The success of this series comes from the inspired pairing of Abnett and CulbardAbnett's inherent aptitude for dialogue ensures that this crime drama remains compelling throughout the investigation stage, whilst Culbard's innate ability to create evocative landscapes and worlds allows the Brink to instantly resonate with readers. It's always great fun to read a series rooted in such talent, and there is a strong undercurrent of confidence exuding from every panel that suggests both creators know just how good this series is. I have to say that I'm really enjoying the investment that 2000AD is putting into new stories and creators, building up a new generation of series' that rival its classics with stories like Brass Sun, Helium and now Brink. Often, 2000AD undergoes fluctuations in quality due to the very nature of an anthology publication – but I have to say that right now, it is undergoing one of the strongest runs yet, and it has been fantastic ever since I started reviewing the Prog on a weekly basis back in 2013.

Script - Rory McConville
Art - Steven Austin
Letters - Ellie de Ville

This one-off Tharg's Time Twister sees Thought Bubble 2015 winner, Rory McConville return for his third story in the Prog, bringing with him debuting art droid Steven Austin! Much like with his previous work for 2000AD, McConville creates a stunningly effective twist ending into his adventure that feels like classic Future Shock material. Within four pages, he manages to build a strong narrative and glimpse into an alternate universe that leaves you wanting more. I really enjoyed the central conceit at the heart of this adventure – employing someone's descendants to carry out an assassination before they are born, and the shift in tone midway through was excellently brought to life by the story's artist, Steven Austin. Austin's artwork is simply astounding and really suits the black and white format well. It reminds me of veteran 2000AD artist Cliff Robinson and relative newcomer, Eoin Coveney, whose work recently appeared on The Alienist. This was an flawless example of a Tharg's Time Twister and a wonderful introduction to Austin's artwork – I'm sure both artist and writer will be returning to the Prog in the near future on the strength of this story.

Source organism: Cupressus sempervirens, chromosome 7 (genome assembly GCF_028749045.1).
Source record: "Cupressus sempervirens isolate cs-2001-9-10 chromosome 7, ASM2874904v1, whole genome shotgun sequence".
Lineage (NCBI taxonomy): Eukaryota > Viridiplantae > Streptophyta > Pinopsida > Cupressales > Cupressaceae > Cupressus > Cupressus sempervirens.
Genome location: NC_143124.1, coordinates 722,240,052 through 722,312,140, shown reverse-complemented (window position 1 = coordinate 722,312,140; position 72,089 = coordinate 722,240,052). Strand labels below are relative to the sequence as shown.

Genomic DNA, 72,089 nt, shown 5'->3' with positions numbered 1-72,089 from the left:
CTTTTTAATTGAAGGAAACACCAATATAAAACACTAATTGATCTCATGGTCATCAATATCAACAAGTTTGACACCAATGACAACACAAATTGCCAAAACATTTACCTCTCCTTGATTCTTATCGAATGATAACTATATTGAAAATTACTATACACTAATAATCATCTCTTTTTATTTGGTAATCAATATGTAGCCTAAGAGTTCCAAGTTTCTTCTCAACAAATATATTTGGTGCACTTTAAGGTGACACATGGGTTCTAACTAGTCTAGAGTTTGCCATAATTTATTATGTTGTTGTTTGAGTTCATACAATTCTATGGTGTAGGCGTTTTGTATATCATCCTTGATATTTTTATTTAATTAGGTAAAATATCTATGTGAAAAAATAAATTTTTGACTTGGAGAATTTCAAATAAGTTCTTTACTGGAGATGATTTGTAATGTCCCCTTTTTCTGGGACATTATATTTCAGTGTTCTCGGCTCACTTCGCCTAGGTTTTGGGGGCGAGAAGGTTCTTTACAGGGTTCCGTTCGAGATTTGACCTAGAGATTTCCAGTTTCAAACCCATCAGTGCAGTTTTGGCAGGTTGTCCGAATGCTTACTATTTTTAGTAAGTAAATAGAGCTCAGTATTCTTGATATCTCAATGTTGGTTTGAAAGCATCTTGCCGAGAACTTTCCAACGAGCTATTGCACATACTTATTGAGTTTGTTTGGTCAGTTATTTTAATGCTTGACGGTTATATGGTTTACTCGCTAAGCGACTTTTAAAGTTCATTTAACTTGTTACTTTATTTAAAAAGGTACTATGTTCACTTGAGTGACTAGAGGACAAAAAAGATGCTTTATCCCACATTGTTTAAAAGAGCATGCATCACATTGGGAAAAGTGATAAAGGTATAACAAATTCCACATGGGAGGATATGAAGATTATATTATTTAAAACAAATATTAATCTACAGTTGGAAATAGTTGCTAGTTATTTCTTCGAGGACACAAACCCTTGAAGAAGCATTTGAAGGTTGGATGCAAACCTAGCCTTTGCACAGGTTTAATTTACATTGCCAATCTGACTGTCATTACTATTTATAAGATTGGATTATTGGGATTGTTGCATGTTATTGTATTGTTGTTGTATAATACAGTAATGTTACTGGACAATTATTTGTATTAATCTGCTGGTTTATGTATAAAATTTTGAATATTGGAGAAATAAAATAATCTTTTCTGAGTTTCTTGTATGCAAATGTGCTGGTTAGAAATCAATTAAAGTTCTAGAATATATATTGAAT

Script - Dan Abnett
Art - Mark Harrison
Letters - Annie Parkhouse

Dan Abnett and Mark Harrison return to deliver the final series of episodes of Grey Area, and judging by the current status-quo, it will be a 'summer blockbuster' of an ending. With the dreaded God-Star approaching the alien Homeworld, every living creature is facing extinction on the planet including our rag-tag group of heroes from the ETC. Abnett's script manages to emphasise the dire situation that Bulliet and his team face, although he drops a hint of possible salvation when he mentions a transmitter – presumably Bulliet is attempting to communicate with Earth and I wonder if the series will end with a last-minute save. I've really enjoyed this series and am slightly sad to see it come to an end – I guess that there is limited mileage to come from a series set in an alien border-control on Earth – I mean, Abnett has already drifted far from the series' original status-quo by moving the characters to a parallel universe for the last few years. Still, I'm glad the series is getting a proper send-off, rather than outstaying its welcome, or worse yet, failing to get a proper ending.

Mark Harrison's artwork is breathtaking and the perfect artist to draw these epic space-battle storylines – I still remember being in awe of his work on Durham Red: The Scarlet Cantos way back when. While his art may get cluttered at times, I love Harrison's attention to detail and the little easter eggs he slips into his panels, such as the randy alien attempting to grab ahold of Feo. It's a nice nod back to previous episodes where the same creature spied on her in the shower. Given the upcoming big-scale battles, Harrison is a superb choice of artist for this series and over the past few years has really made it his own, bringing the grimy alien planet of Homeworld to life. Both Harrison and Abnett have made these characters extremely likeable and I am strongly invested in the outcome of this adventure, especially given the last-minute proposal between Bulliet and Birdy – the heart of the Grey Area series. While I'm sad that the series is coming to a final end, I have every confidence that Abnett and Harrison will deliver a strong finale worthy of the Grey Area series.